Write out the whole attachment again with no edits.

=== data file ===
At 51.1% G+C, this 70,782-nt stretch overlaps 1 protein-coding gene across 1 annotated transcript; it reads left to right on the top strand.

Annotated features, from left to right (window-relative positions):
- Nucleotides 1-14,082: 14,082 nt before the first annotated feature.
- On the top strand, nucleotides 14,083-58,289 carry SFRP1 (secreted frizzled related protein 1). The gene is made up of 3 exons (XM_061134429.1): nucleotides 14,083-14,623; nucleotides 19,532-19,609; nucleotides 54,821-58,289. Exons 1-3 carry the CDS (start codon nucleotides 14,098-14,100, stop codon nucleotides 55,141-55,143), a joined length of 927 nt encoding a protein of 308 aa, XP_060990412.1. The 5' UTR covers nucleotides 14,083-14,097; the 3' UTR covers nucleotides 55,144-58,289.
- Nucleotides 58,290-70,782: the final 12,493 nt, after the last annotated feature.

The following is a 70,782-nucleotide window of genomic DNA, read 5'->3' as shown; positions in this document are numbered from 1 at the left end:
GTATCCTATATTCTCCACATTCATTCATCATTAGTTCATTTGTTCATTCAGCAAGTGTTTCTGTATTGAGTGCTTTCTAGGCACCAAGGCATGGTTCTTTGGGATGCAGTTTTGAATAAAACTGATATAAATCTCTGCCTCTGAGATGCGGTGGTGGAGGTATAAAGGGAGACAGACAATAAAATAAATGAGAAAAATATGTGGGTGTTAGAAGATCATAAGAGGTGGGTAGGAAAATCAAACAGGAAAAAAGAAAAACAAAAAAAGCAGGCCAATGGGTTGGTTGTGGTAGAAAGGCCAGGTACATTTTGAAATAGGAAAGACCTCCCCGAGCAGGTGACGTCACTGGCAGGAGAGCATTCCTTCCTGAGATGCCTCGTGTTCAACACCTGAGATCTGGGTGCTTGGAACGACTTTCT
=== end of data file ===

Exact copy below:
At 51.1% G+C, this 70,782-nt stretch overlaps 1 protein-coding gene across 1 annotated transcript; it reads left to right on the top strand.

Annotated features, from left to right (window-relative positions):
- Nucleotides 1-14,082: 14,082 nt before the first annotated feature.
- On the top strand, nucleotides 14,083-58,289 carry SFRP1 (secreted frizzled related protein 1). The gene is made up of 3 exons (XM_061134429.1): nucleotides 14,083-14,623; nucleotides 19,532-19,609; nucleotides 54,821-58,289. Exons 1-3 carry the CDS (start codon nucleotides 14,098-14,100, stop codon nucleotides 55,141-55,143), a joined length of 927 nt encoding a protein of 308 aa, XP_060990412.1. The 5' UTR covers nucleotides 14,083-14,097; the 3' UTR covers nucleotides 55,144-58,289.
- Nucleotides 58,290-70,782: the final 12,493 nt, after the last annotated feature.

The following is a 70,782-nucleotide window of genomic DNA, read 5'->3' as shown; positions in this document are numbered from 1 at the left end:
GTATCCTATATTCTCCACATTCATTCATCATTAGTTCATTTGTTCATTCAGCAAGTGTTTCTGTATTGAGTGCTTTCTAGGCACCAAGGCATGGTTCTTTGGGATGCAGTTTTGAATAAAACTGATATAAATCTCTGCCTCTGAGATGCGGTGGTGGAGGTATAAAGGGAGACAGACAATAAAATAAATGAGAAAAATATGTGGGTGTTAGAAGATCATAAGAGGTGGGTAGGAAAATCAAACAGGAAAAAAGAAAAACAAAAAAAGCAGGCCAATGGGTTGGTTGTGGTAGAAAGGCCAGGTACATTTTGAAATAGGAAAGACCTCCCCGAGCAGGTGACGTCACTGGCAGGAGAGCATTCCTTCCTGAGATGCCTCGTGTTCAACACCTGAGATCTGGGTGCTTGGAACGACTTTCT